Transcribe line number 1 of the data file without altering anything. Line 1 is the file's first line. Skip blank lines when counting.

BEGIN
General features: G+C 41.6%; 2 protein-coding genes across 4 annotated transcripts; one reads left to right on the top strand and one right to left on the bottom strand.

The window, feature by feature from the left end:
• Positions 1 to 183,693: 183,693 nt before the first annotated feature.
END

General features: G+C 41.6%; 2 protein-coding genes across 4 annotated transcripts; one reads left to right on the top strand and one right to left on the bottom strand.